And so Billy set off further into the forest with Austin and Charlie. They were walking for nearly an hour until they had no choice but to leave the track they were following if they wanted to continue forward; it seemed to just come to an end in front of them. They kept pushing forward through the trees, taking care to walk even slower now. As Billy looked to the ground, he thought there seemed to be more blood here. There were drops of it on the barks of trees and leaves of bushes, as though something had come through here lashing around in pain. Ahead, Billy could see another clearing.

“Look at that —” Billy whispered, holding out his arm to stop Austin.

Ahead of them, something bright white lay slain on the ground. It was definitely the unicorn, and it was bleeding heavily from the neck.

Billy rushed over to it and knelt down beside, then he began chanting, “I do believe in unicorns, I do, I do! I do believe in unicorns, I do, I do! Come on, I need you to join in, I saw this in a film once,” he said, turning back to Austin. But Austin was preoccupied by something else.

A shadowy hooded figure was coming towards them as though stalking its prey. As he observed, Billy noticed more luminous unicorn blood dripping down the front of its cloak, giving it the appearance of a vampire at a disco.

“AAAAAAARGH!”

Austin screamed even louder this time and made a break for it — Charlie followed close behind. The figure turned its attention to Billy now and began moving towards him as though it was gliding gently over the forest floor.

Then Billy felt something he had never experienced before; a burning sensation emanated from the trademark on his forehead and made his whole body fill with an agonising pain. Blinded by what he was feeling, he took a step backwards and tripped over. The figure moved closer still, but then it seemed to hesitate for a moment, as though expecting something else to have happened by now.

“RAHHH!” it said, though its voice faltered a little; it didn’t sound at all as though it was trying to be frightening.

It moved closer again, looking around wildly.

“HA HA HA!… ROAR!… CUCKOO CUCKOO!… Moo!… Woof!… Meow…”

Then, most surprising of all, the figure looked down at its wrist as though checking the time on a watch. Finally, it looked up at Billy and seemed to shrug its shoulders.

This time, the figure moved in for the kill.

The pain in Billy’s trademark worsened. He couldn’t keep his eyes open. Then he heard hooves galloping somewhere behind him. Something large jumped clean over his head and began attacking the figure.

It took a moment for the pain to pass, but when he could open his eyes again, the figure had gone. A third centaur was standing over and looking down at him; this one had a dark chestnut body and long black hair.

“Billy Smith,” said the centaur. “I am sorry I was so late, but I injured my leg on the way here.” Billy noticed he did seem to be limping slightly. “Did it cause you any harm?” he continued, helping Billy to his feet.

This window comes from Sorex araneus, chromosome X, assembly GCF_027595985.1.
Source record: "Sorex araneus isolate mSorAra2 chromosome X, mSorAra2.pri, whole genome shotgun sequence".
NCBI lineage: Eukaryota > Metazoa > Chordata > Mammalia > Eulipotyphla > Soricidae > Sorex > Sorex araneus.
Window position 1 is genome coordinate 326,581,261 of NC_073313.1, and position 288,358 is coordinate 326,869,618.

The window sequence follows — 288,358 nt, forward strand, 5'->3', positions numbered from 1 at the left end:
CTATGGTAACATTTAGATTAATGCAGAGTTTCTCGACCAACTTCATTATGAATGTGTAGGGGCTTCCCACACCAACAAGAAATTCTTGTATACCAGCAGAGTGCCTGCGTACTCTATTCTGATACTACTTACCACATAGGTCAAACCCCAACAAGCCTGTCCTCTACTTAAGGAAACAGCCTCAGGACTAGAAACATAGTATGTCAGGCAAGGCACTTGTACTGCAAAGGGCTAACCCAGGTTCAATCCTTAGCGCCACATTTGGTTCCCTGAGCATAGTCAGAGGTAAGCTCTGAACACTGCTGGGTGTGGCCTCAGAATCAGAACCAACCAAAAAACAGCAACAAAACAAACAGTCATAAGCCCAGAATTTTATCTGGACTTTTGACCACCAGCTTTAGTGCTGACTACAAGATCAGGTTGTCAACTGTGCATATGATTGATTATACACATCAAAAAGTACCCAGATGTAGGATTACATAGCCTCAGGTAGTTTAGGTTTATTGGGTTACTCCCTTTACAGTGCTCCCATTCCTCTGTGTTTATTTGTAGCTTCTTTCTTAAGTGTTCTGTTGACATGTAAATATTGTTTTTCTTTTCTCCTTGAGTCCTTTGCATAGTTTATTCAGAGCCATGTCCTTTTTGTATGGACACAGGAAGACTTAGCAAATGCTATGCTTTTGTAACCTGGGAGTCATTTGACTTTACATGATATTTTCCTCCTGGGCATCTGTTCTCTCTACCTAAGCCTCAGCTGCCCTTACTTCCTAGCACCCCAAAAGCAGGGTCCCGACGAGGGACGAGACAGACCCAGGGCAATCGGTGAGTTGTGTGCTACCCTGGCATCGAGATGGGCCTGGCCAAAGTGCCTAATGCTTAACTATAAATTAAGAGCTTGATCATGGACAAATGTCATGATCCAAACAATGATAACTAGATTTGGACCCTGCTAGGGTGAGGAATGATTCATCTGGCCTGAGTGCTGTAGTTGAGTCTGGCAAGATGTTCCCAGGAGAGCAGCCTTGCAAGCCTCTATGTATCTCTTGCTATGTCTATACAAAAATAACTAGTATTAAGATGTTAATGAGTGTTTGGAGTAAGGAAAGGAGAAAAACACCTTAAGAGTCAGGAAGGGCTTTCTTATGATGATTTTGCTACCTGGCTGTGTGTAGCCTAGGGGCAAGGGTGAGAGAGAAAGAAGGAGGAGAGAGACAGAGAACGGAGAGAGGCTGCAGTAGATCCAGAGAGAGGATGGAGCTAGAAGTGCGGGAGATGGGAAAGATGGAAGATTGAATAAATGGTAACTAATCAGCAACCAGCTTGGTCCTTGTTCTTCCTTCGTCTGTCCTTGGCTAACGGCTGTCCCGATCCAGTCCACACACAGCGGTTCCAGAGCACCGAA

“No, I’m okay — thank you — but what was that thing?”

The centaur didn’t answer, but instead said, “You should get back to Barry as soon as you can. The forest is unsafe at this time — most of all for yourself. Are you able to ride? We can make it much quicker this way.”

“My name is Clip Clop Doing a Mic Drop,” he added, lowering his body so Billy could climb up onto his back.

As he stood back up to his full height, more galloping suddenly came from nearby. Brie Brie Neigh Neigh and Horse McHorseface burst through the trees into the clearing.

“Clip Clop Doing a Mic Drop!” Horsey McHorseface roared. “What are you doing? That human on your back is not wearing his morning suit or even a top hat! And look at his shoes, they’re casual! Do you have no shame?”

“Do you not realise who this boy is?” said Clip Clop Doing a Mic Drop. “This is Billy Smith. He is not safe in this forest, and the quicker he leaves, the better.”

“Have you been telling him our secrets?” said Horsey McHorseface. “Remember, no human must ever find out why the chicken really crossed the road!”

Brie Brie Neigh Neigh did a little tap dance with his front legs, then said, “I bought myself a new thesaurus the other day, but it’s not very good. It’s also not very good.”

“Your joke is not very good, Brie Brie Neigh Neigh,” said Clip Clop Doing a Mic Drop.

Horsey McHorseface raised his front legs in fury.

“Clip Clop Doing a Mic Drop! What are you saying? You know we centaurs do not critique another of our kind’s punchlines like that.”

Clip Clop Doing a Mic Drop raised his own front legs to counter Horsey McHorseface. Billy had to hold on tight around his neck to avoid slipping off.

“And do you not think that might be why we spend all our time rehearsing and none of it performing?” Clip Clip Doing a Mic Drop roared at Horse McHorseface. “When was the last time you or any of us actually had an audience? Yes, I dare say it might be a good thing if we begin challenging each other to be better, Horsey McHorseface, and maybe humans can offer us the help we need. As the saying goes, we cannot set-up a microphone without thumbs!”

And with that, Clip Clip Doing a Mic Drop reared around on his hind legs, and with Billy hanging on as best he could, galloped off into the trees, leaving Brie Brie Neigh Neigh and Horse McHorseface behind.

Billy had no idea what had just happened.

“Why is Horsey McHorseface so angry with you?” he asked. “And what was that thing you saved me from anyway?”

Once they were a little distance from the cleaning, Clip Clop Doing a Mic Drop slowed to a walk. He told Billy to duck out the way of low hanging branches, but it was another few moments before he said anything else.